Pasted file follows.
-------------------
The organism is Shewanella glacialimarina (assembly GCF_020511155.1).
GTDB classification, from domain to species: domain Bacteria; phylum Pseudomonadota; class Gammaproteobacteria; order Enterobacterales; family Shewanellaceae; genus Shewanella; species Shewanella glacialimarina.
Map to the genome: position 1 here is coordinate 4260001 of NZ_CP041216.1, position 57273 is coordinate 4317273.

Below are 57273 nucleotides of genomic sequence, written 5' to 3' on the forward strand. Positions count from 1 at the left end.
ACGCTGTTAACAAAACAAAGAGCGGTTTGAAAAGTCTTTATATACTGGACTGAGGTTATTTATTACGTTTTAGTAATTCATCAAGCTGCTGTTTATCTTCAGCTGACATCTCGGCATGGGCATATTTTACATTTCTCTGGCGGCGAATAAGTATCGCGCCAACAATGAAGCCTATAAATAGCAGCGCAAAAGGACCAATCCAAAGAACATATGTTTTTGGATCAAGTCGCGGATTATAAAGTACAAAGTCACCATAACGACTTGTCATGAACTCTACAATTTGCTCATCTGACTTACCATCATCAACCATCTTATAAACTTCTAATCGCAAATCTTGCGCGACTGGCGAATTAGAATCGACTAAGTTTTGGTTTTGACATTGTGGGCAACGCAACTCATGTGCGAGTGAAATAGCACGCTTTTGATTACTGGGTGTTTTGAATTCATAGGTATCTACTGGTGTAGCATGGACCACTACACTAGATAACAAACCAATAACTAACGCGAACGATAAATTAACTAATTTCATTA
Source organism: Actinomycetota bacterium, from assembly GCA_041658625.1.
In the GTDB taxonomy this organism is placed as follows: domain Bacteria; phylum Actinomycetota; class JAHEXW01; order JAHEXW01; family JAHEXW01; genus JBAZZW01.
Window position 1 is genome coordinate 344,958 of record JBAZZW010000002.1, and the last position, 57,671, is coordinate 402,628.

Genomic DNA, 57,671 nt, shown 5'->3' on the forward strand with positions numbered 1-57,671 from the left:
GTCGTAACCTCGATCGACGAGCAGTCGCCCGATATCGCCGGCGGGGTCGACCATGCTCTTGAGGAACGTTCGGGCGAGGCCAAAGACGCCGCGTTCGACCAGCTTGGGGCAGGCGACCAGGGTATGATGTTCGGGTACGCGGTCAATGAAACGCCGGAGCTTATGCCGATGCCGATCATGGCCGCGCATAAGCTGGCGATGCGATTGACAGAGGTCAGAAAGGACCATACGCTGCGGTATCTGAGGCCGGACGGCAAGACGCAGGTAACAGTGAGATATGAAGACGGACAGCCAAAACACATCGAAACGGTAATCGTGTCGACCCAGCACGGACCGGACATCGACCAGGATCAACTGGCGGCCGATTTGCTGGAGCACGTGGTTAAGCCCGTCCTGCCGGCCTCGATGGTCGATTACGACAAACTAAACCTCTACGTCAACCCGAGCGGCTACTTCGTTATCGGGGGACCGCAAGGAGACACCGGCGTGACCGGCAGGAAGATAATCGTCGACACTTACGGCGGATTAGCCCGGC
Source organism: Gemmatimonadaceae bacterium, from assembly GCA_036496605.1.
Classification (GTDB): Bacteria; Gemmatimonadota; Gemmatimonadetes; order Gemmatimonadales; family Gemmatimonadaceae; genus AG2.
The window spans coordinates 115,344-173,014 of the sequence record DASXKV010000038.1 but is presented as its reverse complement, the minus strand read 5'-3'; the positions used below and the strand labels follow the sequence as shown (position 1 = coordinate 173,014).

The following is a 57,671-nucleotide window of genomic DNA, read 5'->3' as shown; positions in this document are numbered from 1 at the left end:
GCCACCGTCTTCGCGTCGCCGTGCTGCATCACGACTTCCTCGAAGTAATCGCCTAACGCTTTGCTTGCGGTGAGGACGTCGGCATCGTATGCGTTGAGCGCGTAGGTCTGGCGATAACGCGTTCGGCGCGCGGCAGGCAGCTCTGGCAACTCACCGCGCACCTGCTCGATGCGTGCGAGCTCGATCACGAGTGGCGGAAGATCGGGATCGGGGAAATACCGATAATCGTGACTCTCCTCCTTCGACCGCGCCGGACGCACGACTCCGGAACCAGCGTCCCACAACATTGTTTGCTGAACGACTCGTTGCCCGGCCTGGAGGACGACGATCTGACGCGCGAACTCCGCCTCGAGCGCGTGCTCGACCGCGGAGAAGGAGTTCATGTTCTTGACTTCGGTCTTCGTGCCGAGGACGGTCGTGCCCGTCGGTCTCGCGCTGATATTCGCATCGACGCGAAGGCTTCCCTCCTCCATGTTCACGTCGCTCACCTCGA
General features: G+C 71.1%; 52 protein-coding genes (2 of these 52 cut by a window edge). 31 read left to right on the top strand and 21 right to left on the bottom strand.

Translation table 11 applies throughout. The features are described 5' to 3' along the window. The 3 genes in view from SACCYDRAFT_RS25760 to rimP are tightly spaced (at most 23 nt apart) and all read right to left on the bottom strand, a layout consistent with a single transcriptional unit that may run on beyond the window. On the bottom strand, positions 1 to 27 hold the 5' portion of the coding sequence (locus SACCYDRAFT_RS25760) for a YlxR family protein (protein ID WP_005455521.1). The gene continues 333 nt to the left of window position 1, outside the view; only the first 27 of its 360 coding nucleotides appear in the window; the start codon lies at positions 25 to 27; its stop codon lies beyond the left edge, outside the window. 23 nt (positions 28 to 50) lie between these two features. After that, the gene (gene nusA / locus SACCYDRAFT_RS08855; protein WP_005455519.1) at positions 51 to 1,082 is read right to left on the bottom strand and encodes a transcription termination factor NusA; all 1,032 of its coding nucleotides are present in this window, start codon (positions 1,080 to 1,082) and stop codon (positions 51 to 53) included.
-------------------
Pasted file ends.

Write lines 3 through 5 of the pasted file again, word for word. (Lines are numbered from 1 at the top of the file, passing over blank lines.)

Map to the genome: position 1 here is coordinate 4260001 of NZ_CP041216.1, position 57273 is coordinate 4317273.

Below are 57273 nucleotides of genomic sequence, written 5' to 3' on the forward strand. Positions count from 1 at the left end.
ACGCTGTTAACAAAACAAAGAGCGGTTTGAAAAGTCTTTATATACTGGACTGAGGTTATTTATTACGTTTTAGTAATTCATCAAGCTGCTGTTTATCTTCAGCTGACATCTCGGCATGGGCATATTTTACATTTCTCTGGCGGCGAATAAGTATCGCGCCAACAATGAAGCCTATAAATAGCAGCGCAAAAGGACCAATCCAAAGAACATATGTTTTTGGATCAAGTCGCGGATTATAAAGTACAAAGTCACCATAACGACTTGTCATGAACTCTACAATTTGCTCATCTGACTTACCATCATCAACCATCTTATAAACTTCTAATCGCAAATCTTGCGCGACTGGCGAATTAGAATCGACTAAGTTTTGGTTTTGACATTGTGGGCAACGCAACTCATGTGCGAGTGAAATAGCACGCTTTTGATTACTGGGTGTTTTGAATTCATAGGTATCTACTGGTGTAGCATGGACCACTACACTAGATAACAAACCAATAACTAACGCGAACGATAAATTAACTAATTTCATTA